Calumet River


Kiana Courtney

Chicago’s EJ Communities Need Parks Not Pollution

As if they don’t have enough polluters on all sides, Southeast Side residents face plans for an expanded waste dump on the lakeshore, where they were supposed to get a park.

Chicago is famous for its shoreline: a vast expanse of parks, beaches, and soaring architecture that captivates visitors and residents alike. But that is not the view for everyone. On the Southeast Side, industrial facilities have surrounded residents for generations, spewing toxins into the air and water, leading to higher rates of asthma, flooding, and other woes. Today, residents are fighting back against being treated like the city’s dumping ground, as we’ve seen in the fights against Petcoke and scrap metal polluter General Iron.

The fight has also come to the shoreline, where residents were promised a park to replace the long-time dredge dump known as the Confined Disposal Facility (CDF). Now the U.S. Army Corps of Engineers is looking to extend the permit for the CDF, with plans to expand the facility in the lake by building a new facility above the existing CDF. Local residents and groups gathered digitally in October to ask questions and hear more from the Illinois EPA. ELPC attorneys (representing the Alliance of the Southeast and Friends of the Parks) with Openlands filed detailed to the Illinois EPA—along with 140 individuals who submitted comments in this fight for clean water. With the existing CDF, there are risks to the future of the shoreline, the water, and the community.

Read our comments here

CDF has a murky past

The CDF is a dump site used by the U.S. Army Corps for sediment dredged from the Calumet River and Harbor—both of which are historic hubs of industrial pollution. The facility is located on 45 acres, at the mouth of the Calumet River in Chicago’s East Side in the 10th Ward, just north of a public park and beach. The CDF is also neighbor to the South Chicago neighborhood. According to EPA’s EJSCREEN mapping tool, there are 3,536 people who live within a one-mile radius of the facility—69% of the population live below the poverty level, and 94% of the population are racially and ethnically marginalized.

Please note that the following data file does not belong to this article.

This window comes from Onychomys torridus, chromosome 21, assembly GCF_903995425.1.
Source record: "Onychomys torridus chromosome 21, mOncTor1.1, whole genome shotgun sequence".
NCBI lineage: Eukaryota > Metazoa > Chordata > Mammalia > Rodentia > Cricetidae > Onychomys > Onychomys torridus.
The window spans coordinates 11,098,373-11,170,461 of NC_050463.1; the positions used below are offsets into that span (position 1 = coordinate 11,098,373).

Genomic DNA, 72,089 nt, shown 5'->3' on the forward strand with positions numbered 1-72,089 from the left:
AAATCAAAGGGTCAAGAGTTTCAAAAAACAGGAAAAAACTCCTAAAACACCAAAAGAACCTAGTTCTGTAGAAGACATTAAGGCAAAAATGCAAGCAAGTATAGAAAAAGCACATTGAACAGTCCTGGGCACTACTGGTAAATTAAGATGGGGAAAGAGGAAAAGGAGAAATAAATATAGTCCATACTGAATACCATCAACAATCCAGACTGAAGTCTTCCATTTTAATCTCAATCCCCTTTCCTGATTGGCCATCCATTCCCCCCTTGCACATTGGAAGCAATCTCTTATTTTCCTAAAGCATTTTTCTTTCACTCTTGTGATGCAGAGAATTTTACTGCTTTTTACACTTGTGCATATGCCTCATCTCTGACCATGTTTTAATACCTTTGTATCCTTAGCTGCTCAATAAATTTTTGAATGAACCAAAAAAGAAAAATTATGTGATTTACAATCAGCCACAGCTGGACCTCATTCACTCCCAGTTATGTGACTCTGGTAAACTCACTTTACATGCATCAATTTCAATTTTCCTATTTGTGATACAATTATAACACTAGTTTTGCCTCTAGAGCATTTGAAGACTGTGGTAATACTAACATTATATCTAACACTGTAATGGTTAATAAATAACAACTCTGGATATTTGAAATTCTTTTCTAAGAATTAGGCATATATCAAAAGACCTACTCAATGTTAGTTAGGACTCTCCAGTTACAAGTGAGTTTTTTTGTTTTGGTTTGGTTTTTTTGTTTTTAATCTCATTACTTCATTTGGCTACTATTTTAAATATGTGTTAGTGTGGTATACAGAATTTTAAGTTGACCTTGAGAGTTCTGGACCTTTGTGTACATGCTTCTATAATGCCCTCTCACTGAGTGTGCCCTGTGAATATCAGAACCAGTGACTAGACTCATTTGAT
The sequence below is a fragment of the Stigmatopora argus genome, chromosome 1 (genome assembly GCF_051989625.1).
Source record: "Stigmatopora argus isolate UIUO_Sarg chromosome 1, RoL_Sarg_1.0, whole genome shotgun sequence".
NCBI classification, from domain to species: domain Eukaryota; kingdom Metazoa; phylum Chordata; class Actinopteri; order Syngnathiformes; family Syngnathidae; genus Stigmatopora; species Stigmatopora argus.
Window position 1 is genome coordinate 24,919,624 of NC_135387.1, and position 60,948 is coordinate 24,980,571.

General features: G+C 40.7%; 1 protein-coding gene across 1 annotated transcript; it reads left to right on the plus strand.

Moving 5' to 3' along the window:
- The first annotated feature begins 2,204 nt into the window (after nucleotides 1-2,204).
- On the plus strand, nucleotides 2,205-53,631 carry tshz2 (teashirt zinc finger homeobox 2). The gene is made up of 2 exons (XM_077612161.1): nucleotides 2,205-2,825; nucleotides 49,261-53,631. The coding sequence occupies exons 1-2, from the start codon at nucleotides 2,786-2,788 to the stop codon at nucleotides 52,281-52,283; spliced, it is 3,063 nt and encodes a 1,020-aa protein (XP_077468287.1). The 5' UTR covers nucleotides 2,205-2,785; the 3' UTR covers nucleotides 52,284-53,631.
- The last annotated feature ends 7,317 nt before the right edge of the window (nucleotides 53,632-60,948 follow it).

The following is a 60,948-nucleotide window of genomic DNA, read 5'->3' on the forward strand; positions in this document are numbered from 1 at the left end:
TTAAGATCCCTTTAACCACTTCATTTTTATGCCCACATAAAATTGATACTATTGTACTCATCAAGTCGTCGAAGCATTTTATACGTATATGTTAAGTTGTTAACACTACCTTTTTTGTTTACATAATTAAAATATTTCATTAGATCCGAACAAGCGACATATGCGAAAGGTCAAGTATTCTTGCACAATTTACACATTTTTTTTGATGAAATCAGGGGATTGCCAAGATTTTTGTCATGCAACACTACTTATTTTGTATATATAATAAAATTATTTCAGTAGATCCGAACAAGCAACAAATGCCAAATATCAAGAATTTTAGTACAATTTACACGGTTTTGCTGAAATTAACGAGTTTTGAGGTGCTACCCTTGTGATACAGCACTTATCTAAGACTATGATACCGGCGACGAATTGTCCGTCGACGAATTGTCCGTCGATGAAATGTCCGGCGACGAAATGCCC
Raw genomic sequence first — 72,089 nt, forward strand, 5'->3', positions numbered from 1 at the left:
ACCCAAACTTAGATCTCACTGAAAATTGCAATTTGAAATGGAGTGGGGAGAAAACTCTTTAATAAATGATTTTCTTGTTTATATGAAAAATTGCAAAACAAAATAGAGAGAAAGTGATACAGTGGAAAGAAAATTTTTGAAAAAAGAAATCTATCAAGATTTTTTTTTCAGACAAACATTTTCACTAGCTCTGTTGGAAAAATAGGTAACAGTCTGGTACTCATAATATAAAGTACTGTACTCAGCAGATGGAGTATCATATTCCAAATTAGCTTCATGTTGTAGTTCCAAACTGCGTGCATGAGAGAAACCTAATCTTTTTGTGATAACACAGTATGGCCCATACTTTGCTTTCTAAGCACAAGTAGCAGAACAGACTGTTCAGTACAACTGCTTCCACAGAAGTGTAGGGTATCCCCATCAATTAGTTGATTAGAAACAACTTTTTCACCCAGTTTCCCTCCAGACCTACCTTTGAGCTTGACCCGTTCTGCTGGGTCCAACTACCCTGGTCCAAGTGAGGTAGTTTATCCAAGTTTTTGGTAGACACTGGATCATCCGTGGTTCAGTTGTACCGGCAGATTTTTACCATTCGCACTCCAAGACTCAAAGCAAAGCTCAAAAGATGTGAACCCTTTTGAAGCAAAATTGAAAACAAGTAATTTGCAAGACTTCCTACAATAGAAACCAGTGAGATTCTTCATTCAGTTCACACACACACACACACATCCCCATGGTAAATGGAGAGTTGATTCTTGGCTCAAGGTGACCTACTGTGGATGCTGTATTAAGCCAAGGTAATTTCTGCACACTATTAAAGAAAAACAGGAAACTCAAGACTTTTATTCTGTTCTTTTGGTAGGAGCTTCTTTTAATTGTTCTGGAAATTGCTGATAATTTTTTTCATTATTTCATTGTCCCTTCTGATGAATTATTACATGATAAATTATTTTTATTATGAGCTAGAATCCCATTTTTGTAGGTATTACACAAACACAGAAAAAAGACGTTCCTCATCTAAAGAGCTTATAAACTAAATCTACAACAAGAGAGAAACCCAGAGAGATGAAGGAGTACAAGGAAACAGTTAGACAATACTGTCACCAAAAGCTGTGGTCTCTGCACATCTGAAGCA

Originally constructed as an in-lake facility by 1984, the facility has largely been filled with likely contaminated dredged material. It was expected to reach its capacity in 2022, then be topped off and turned into a park, but the proposed permit extension and later expansion could mean years of additional concerns instead. The change in plans is frustrating for many in the local community and advocate groups. of the Parks’ Juanita Irizzary notes that keeping this facility open could mean pollution in the water supply, “their own documents, which we forced them to make public, show that the CDF is leaching PCBs, arsenic, mercury, and other toxins back into the water supply.”

Questions remain unanswered